Lime or Lemon juice

The lemongrass may be enough for a mild citrus-y flavor, but it’s the additional lime (or lemon) juice that’s going to give this recipe a proper zest! Plus, this tart juice does double duty – the acidity of the citrus juice also helps to tenderize the meat.

Tip: It’s not just good in marinade, it’s always wise to have extra lime slices for serving the cooked meat. Especially if you like like the extra zest. My kid loves to squeeze at least 2 to 3 lime slices on top of his chicken.

Fish Sauce

You can’t cook a proper Vietnamese lemongrass chicken without fish sauce. It’s smelly but so yummy and an absolutely integral part of this recipe.

Garlic

Minced or whole cloves – doesn’t really matter since we’ll be blending or blitzing it all through a food processor. The important thing is that you add garlic – lots of it!

Ginger

Spicy, tangy, with a little bit of sweet and citrus notes, ginger adds another dimension to this recipe. You can use minced ginger or a peeled piece of fresh ginger.

Don’t have either? Use ginger powder as a substitute.

Soy Sauce

This recipe doesn’t ask for a lot of soy sauce but in my experience, that little bit makes a big difference. Low-sodium or regular, it doesn’t matter. If you prefer to use an alternative like tamari – that’s fine too.

Sugar

That little bit of sweetness that sugar adds really goes a long way to rounding out this recipe. White sugar, light or dark brown sugar, coconut sugar, honey or even maple syrup all work well. Choose the sweetener you want.

Want More Flavor?

The above ingredients are a quick-and-easy way to make lemongrass chicken that tastes a lot like what you get at the local Vietnamese restaurant. And it’s a tried-and-tested delicious recipe. But maybe you want more. Here are a couple things you can add…

White or black pepper. The first option to add some kick without making it too spicy is to add about half a teaspoon of white or black pepper to this recipe.

Turmeric. To add a little bit of earthy, peppery-without-spicy flavor, add a teaspoon of turmeric.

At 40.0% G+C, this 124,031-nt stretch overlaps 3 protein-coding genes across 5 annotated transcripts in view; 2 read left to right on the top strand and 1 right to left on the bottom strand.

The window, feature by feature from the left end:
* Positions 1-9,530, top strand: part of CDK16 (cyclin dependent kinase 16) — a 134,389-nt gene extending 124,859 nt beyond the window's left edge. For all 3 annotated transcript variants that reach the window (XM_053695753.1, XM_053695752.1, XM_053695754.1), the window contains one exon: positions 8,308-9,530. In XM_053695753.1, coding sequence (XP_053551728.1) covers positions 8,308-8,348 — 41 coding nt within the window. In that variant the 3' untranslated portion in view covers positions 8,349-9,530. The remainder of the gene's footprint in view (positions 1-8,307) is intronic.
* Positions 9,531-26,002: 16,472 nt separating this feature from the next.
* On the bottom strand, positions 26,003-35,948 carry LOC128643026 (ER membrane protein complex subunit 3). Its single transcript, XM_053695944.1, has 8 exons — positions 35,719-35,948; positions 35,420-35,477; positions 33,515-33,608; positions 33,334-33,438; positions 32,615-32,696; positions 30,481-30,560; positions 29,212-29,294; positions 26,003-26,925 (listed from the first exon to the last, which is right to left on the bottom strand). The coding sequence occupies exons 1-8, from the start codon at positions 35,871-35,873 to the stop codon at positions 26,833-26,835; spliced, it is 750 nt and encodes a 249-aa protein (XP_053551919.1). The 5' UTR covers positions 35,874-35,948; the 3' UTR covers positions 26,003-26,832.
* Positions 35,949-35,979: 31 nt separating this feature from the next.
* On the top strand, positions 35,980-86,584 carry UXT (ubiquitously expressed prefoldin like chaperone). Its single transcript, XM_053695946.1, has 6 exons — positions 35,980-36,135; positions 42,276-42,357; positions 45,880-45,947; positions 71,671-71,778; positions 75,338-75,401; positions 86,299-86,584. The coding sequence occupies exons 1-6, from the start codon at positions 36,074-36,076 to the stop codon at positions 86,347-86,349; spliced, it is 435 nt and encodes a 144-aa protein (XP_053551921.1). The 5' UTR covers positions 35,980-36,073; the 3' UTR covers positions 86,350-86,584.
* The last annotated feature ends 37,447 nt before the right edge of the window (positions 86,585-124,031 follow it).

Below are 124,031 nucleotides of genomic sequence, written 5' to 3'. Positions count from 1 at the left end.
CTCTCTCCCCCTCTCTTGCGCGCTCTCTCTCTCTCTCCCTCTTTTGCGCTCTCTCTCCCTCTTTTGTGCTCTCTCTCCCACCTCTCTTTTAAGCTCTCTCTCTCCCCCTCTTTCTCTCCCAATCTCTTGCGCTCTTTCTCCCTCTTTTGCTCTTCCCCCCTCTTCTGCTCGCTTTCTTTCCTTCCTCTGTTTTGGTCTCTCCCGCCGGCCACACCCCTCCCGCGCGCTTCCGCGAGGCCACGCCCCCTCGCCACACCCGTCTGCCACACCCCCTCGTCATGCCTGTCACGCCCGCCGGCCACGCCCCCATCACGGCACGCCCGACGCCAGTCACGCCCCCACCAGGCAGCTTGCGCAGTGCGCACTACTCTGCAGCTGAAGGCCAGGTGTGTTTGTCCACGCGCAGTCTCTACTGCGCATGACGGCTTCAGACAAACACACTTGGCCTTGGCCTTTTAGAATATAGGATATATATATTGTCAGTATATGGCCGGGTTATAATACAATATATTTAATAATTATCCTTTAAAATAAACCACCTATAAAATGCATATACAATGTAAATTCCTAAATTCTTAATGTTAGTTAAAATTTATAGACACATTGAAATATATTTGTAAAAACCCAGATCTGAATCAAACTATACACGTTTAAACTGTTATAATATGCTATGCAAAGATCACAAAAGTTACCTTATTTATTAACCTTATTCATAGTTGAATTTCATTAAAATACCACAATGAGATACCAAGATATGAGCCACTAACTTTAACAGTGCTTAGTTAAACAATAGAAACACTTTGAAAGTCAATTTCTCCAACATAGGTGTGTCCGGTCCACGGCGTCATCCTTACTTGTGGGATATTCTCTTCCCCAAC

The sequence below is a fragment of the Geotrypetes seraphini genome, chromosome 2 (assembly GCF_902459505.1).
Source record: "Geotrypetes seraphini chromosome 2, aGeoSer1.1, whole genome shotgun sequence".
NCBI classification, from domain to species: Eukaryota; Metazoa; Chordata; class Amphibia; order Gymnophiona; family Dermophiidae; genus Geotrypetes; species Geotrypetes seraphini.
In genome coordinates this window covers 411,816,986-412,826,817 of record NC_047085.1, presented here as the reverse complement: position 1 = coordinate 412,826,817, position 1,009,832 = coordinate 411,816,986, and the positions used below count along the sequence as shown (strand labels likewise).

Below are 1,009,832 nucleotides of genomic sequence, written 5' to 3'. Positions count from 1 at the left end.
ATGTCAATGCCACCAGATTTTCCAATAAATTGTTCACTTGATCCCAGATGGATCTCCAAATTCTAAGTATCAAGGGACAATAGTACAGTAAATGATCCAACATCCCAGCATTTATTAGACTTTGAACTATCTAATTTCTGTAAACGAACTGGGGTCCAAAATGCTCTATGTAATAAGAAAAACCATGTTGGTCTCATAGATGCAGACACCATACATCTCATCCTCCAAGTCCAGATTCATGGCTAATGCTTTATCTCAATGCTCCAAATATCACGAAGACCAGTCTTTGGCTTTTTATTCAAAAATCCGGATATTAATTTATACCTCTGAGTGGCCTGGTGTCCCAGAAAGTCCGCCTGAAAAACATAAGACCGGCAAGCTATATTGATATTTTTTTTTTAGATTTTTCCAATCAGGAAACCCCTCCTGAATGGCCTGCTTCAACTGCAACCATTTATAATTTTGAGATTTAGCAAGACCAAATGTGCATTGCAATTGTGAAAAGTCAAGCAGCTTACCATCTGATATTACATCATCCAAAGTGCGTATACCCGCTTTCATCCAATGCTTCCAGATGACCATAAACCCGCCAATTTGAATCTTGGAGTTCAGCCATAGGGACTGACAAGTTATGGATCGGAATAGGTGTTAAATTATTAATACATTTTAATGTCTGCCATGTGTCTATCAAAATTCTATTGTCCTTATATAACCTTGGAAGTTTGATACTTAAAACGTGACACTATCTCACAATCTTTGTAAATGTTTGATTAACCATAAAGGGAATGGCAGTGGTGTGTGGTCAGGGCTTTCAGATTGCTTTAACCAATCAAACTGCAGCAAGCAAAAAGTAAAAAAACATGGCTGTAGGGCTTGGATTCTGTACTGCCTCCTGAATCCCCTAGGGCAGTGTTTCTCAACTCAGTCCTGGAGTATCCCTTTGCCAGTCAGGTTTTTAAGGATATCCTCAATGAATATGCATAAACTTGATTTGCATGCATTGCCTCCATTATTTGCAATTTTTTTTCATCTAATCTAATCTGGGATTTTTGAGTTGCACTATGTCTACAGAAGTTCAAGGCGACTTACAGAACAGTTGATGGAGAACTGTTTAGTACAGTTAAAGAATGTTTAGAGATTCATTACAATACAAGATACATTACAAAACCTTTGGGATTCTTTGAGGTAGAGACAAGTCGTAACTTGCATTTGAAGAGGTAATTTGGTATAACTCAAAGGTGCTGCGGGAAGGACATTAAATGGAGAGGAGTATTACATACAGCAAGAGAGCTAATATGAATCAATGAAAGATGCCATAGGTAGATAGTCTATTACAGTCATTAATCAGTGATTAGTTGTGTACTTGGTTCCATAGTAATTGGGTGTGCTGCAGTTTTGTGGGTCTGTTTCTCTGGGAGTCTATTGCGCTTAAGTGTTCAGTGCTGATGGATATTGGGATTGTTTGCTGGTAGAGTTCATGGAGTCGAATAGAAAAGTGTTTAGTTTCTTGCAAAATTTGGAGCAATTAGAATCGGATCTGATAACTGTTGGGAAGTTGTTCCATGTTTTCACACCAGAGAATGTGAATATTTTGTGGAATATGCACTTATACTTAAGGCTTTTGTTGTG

Coriander seeds. This ingredient takes a little more work but it brings a warm, almost nutty, citrus-y flavor that goes so well that I sometimes make the time for it. To add it on, heat a skillet over medium-low heat and then dry toast a teaspoon or two of coriander seeds for 2 to 3 minutes. Stir and shake the skillet so the seeds don’t burn! When toasted, grind them into a powder with a mortar and pestle or with an electric spice blender.

Chili peppers. If you want it proper spicy and closer to the authentic Vietnamese stir-fried chicken with lemongrass and chili (gà xào sả ớt), add 1 to 3 chili peppers into the mix. Dried chili pepper works as well.

Kaffir lime leaves. If it’s more zest you’re after, you can always up the lime juice. OR you can add a kaffir lime leaf or two. These have a strong citrusy scent – think lime zest – and a lovely tart, tangry taste. Blend them with all the other marinade ingredients.

Pineapple juice. Adding pineapple juice to the lemongrass marinade isn’t an absolute must – the recipe is delicious with just the above ingredients. But if you can, do it. A bit of pineapple juice adds even more sweet tanginess that takes the entire marinade up a notch.

If I have a can of pineapple lying around, I’ll throw in 1/4 to 1/2 cup pineapple juice for extra zest and sweetness. It’s very delicious, especially with seafood variations. Just make sure you use canned, NOT fresh, pineapple juice. Canned pineapple has been heated to deactivate bromelain, an enzyme that breaks down chicken. The result is mushy, chalky chicken so never use fresh pineapple, only canned.

How to Make Lemongrass Chicken

There are so many ways to cook lemongrass chicken. But the step-by-step process for preparing it is always the same and it’s the easiest, barely 5-minute process. Here’s what to do…

Make the Lemongrass Marinade

Toss the lemongrass, lime or lemon juice, fish sauce, garlic, soy sauce, sugar, and ginger into a blender or food processor. Blend until mixed.

lemongrass chicken recipe

Marinate the Chicken

Pour the marinade on top of the chicken. You can do this in a large bowl and cover it. I prefer to put everything into a Ziploc bag and massage the marinade into the chicken. And then store it like that in the fridge or freezer.

How long to marinate? At least an hour or up to 24 hours. If you’re in a rush to get dinner made pronto, even 30 minutes can be okay. But in my experience, the closer you get to 24 hours, the better tasting chicken you’ll have. The ideal is to aim for between 6 to 24 hours.

How long to freeze it? Marinated chicken can be frozen for up to 3 months. Freeze it as soon as you’ve added the lemongrass marinade. Put it in the fridge the night before you plan on eating it. The chicken will marinate as it defrosts.